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Stephanie Zacharek 

Film, Film Reviews

Nightcrawler's Jake Gyllenhaal Aces His Role as a Media Monster

Jake Gyllenhaal, not a particularly bulky guy to begin with, dropped 20 pounds or so to play a Los Angeles misfit who finds his calling as a freelance crime videographer in Dan Gilroy's nervy thriller Nightcrawler. Even when Robert De Niro does it, weight change isn't acting — it's the...…
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Film, Film Reviews

Interstellar May Be Grand, But It Doesn't Connect

There’s so much space in Christopher Nolan’s nearly three-hour intergalactic extravaganza Interstellar that there’s almost no room for people. This is a gigantosaurus movie entertainment, set partly in outer space and partly in a futuristic dustbowl America where humans are in danger of dying out, and Nolan -- who co-wrote...…
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Film, Film Reviews

In Laggies, Keira Knightley Asks Chloë Grace Moretz: Will You Be My Friend?

It's an unwritten rule that we're supposed to feel most in step with people our own age, as if sharing the same cultural and historical references somehow enables our ability to look into one another's hearts. So why do we sometimes tumble into deeper friendships with people who are 10...…
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Film,

How John Wick Restored My Faith in Violent Movies

This essay contains a spoiler or two for John Wick. There's too much violence in movies today -- too much of the wrong kind, though if you asked me what the "right" kind is, I would only be able to tell you that I know it when I see it...…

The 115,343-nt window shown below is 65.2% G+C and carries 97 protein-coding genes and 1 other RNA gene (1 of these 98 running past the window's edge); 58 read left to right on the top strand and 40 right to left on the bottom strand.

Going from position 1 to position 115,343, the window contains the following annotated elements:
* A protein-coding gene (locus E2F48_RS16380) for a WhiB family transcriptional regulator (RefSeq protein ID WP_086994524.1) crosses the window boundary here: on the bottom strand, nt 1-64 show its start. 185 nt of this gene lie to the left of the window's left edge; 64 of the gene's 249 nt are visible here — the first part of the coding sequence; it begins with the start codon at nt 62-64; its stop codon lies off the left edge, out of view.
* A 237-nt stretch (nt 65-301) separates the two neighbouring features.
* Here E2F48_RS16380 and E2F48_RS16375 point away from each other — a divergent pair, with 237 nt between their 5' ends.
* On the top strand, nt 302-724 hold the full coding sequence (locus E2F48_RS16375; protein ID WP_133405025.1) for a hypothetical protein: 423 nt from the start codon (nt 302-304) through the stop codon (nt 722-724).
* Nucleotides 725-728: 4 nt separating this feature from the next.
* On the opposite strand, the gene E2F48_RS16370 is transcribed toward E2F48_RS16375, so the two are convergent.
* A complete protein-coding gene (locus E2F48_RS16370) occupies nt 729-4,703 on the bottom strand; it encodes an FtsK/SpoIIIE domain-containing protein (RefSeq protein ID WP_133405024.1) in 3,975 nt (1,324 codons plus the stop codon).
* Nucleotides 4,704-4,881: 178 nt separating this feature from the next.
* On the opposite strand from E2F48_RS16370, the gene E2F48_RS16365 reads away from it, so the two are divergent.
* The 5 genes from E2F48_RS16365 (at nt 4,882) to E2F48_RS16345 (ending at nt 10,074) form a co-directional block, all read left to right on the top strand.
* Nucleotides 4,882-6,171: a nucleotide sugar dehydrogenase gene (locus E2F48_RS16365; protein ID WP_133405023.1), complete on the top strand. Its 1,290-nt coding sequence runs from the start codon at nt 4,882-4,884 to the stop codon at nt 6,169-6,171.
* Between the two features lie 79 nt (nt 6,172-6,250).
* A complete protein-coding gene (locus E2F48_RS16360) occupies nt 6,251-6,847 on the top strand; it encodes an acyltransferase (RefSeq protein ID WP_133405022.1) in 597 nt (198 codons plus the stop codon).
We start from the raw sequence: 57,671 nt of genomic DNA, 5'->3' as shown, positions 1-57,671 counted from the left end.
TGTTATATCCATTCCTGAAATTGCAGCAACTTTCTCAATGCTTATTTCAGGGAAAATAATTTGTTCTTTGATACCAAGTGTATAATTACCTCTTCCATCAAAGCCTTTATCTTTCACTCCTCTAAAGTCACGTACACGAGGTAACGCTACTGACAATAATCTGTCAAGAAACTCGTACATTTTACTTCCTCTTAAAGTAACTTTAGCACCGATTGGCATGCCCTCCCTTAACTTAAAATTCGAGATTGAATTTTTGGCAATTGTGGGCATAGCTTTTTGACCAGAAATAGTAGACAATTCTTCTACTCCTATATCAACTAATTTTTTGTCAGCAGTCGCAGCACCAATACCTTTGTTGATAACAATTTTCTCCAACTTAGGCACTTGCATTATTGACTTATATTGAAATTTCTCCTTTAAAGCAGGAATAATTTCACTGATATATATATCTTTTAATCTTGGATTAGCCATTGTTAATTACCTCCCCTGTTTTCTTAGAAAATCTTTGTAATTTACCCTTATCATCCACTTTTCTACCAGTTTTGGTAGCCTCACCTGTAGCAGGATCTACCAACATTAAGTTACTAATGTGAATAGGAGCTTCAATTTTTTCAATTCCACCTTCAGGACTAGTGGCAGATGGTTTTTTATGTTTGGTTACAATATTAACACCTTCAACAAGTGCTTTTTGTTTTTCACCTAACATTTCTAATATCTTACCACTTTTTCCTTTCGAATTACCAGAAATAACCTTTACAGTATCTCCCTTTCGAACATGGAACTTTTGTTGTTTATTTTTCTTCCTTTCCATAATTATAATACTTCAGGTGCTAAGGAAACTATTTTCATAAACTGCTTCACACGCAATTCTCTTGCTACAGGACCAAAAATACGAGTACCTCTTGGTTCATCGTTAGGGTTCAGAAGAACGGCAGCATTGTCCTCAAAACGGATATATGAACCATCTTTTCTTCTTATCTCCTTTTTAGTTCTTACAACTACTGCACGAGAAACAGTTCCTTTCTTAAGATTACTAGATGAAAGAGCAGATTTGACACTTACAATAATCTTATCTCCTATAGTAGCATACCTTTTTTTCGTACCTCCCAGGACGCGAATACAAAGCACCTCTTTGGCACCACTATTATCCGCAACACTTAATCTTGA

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Film, Film Reviews

As Lit's Biggest Prick, Jason Schwartzman Wears Us Down

You can’t live in New York for more than 10 days without meeting some truly dreadful people: couples who fret about having to choose between buying a summer home and having a second child, even as you’re struggling to pay your monthly rent; large groups of people getting together for...…
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Film, Film Reviews

In Birdman, Michael Keaton Spoofs His Superhero Past

Before there was a Birdman, there was a Batman — several, in fact, though the best was played by Michael Keaton in the two Tim Burton films. Since then, Christian Bale's somber strutting and muttering, as seen in Christopher Nolan's Batman movies, has — go figure — become the gold...…
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Film, Film Reviews

Campus Comedy Dear White People Braves Tough Questions of Race

Among its many attributes, Justin Simien's exuberant debut feature, Dear White People, proves that we're not yet living in a "post-racial America": Forget for a moment that there are so many vexing problems entwining race, class and economics that we haven't been able to put a Band-Aid on, let alone...…
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Film, Film Reviews